I tend to read a number of how-to books on writing. No matter how many of these books that I’ve read (and I’ve read hundreds of them), I always learn something about the craft of writing. I’m constantly looking to improve and I know I still have tons to gain from these books. This week I was reading through a new book called Writers On Writing edited by James N. Watkins. I’ve known Jim Watkins for many years and wanted to see what he pulled together. The subtitle was intriguing, “Top Christian Authors Share Their Secrets for Getting Published.” The cover highlights a number of recognizable names such as Sally Stuart, Jerry B. Jenkins, James Scott Bell and Karen Ball (who have chapters in the book). The book contains excellent content which is almost like going to a writer’s conference and hearing the different authors. I hope to write more about the different contents soon but today one chapter stuck out for me.
Maybe you’ve had this experience where you are reading through a nonfiction book which like this one has a lot of different voices. Suddenly you recognize a different tone—one that is refreshingly honest. It was toward the end of this book and from the pen of Lawrence W. Wilson. If you don’t know Larry is the editorial director at Wesleyan Publishing House, the publisher of Writers On Writing. He tackled the topic of how to talk to an editor. Just to give you a taste of what I’m talking about, here’s some of this chapter:
She looked a little nervous. As she sat down, she cast a glance over her shoulder, as if someone might be watching. She arranged her papers on the table. She folded her hands. She unfolded her hands. She cleared her throat. After a second or two, she looked up cautiously.
“Thanks for meeting with me,” she stammered. “I really appreciate you taking the time; I know you’re busy.”
She hesitated, as if unsure what to say.
“Um ... I don't know if I should even be here ... This is my first writer’s conference. I’ve never actually talked to an editor before.”
“Hmm,” I wondered. “Should I tell her the truth?”
The truth was that I, too, was a little nervous. As a brand new editor, I also was attending my first writers’ conference. Like the aspiring writer across the table, I felt a bit like an imposter. Would anyone find out that I was just an ordinary guy who loved books, enjoyed writing and had finally gotten a break in the publishing business?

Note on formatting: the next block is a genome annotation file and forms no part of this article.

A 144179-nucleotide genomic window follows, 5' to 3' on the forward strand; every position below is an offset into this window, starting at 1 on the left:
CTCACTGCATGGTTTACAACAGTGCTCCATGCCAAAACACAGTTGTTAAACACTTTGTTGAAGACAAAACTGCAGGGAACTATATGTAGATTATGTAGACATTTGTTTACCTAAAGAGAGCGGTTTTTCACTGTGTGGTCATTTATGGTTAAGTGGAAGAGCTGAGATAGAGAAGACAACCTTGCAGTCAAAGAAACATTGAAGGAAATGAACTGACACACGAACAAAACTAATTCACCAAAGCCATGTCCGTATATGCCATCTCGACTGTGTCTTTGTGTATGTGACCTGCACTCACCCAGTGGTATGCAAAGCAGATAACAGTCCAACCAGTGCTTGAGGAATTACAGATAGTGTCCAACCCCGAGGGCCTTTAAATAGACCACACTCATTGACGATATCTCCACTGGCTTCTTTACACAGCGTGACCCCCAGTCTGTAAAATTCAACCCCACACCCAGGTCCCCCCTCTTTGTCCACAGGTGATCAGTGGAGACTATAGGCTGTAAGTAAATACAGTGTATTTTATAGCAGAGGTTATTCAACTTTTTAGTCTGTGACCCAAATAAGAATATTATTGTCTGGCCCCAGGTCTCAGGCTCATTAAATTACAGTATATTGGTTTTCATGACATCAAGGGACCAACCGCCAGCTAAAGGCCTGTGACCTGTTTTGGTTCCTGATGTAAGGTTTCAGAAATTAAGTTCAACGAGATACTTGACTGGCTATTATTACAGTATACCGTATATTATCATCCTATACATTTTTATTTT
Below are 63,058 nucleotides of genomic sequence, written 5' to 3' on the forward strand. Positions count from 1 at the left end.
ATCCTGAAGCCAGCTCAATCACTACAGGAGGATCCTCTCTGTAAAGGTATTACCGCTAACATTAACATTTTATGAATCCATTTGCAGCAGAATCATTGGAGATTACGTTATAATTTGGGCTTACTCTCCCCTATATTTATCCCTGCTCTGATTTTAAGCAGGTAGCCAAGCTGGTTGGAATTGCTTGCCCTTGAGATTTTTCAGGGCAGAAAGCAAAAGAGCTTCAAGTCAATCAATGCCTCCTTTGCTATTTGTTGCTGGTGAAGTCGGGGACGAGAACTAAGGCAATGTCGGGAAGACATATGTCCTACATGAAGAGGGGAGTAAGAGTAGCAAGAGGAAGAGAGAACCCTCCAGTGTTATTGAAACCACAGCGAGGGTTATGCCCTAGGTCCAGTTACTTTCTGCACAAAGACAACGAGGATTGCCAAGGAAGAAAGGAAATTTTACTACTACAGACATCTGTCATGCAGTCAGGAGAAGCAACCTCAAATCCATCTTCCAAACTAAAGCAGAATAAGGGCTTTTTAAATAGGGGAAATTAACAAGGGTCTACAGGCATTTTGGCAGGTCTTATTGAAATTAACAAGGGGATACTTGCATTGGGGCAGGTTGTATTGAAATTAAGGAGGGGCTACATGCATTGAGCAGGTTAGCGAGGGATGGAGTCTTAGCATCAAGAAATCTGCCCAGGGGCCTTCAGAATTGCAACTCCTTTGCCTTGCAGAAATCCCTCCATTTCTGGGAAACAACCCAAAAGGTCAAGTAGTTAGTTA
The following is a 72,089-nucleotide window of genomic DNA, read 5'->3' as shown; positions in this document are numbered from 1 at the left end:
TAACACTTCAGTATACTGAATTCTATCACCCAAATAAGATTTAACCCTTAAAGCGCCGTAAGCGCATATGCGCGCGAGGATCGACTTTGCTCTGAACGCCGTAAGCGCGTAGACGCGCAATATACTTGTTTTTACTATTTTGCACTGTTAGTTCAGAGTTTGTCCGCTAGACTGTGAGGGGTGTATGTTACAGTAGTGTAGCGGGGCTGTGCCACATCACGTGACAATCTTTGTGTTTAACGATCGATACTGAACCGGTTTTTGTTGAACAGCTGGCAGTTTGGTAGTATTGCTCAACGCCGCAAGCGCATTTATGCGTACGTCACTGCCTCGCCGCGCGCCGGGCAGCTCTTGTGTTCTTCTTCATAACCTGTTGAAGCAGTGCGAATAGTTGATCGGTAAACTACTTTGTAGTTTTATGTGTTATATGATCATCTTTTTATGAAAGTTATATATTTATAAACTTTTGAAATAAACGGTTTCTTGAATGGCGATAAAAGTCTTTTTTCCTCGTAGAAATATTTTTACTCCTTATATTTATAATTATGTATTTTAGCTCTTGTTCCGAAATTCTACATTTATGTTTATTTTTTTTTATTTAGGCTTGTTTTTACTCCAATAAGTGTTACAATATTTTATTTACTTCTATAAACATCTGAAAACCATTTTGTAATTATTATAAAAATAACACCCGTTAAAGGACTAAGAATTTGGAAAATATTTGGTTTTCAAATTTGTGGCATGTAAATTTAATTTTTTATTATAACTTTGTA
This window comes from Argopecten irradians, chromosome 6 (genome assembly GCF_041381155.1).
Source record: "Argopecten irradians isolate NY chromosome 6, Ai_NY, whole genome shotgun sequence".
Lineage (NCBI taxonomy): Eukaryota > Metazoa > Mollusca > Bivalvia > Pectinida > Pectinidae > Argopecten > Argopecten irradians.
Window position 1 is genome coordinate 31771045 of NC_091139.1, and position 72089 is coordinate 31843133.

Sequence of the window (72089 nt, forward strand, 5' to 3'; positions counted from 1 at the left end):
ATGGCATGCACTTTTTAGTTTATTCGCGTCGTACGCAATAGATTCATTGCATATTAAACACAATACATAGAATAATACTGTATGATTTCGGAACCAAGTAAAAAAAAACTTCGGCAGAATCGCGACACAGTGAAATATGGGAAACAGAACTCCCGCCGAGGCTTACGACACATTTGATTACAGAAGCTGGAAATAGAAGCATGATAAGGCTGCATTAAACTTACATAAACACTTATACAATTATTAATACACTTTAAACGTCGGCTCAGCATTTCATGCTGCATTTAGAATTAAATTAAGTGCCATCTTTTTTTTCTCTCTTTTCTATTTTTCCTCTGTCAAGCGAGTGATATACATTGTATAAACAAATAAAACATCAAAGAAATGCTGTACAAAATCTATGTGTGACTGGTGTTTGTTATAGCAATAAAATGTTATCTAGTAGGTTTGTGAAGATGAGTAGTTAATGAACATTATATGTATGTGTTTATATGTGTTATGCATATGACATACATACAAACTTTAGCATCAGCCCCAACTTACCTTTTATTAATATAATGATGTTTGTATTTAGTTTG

“Relax,” I said, trying to sound composed. “I’m new at this myself.”
Editors are the gatekeepers in the publishing industry. To find its way into print, a manuscript must first pass before their wary eyes. And editors are often busy—managing multiple projects and juggling numerous deadlines. No wonder they seem unapproachable, especially to a novice writer. The myth is that editors are irascible curmudgeons who work hard to keep writers at arm’s length.
The reality, however, is quite different. Most editors—like most writers— love both books and talking about book ideas. They are personable and engaging people who resort to the dreaded, impersonal rejection slip only because they are pressed for time.
Here’s another little-known secret: Editors are constantly looking for writers. An editor’s job depends upon finding fresh voices with publishable ideas. That means editors are always searching for new talent. They’re looking for you! (p. 183–184)
Every editor is actively looking for great ideas. Larry continues on in the chapter with some valuable insight about how to enter into this process. I know first hand how it seems like the editors don’t care. You see I also receive those form rejection letters with no explanation as to why my idea wasn’t published. Or I have to send out the rejection letters because of my responsibilities at Howard Publishing as their Fiction Acquisitions Editor. I don’t have the time to tell someone the reasons why their idea is completely wrong or why my publishing house can’t take their idea. Instead I send the form rejection letter. It doesn’t mean that I never want to hear another idea from that author. I’m simply looking for the right idea at the right time. It’s what I have to keep in mind as I send my own material into the marketplace.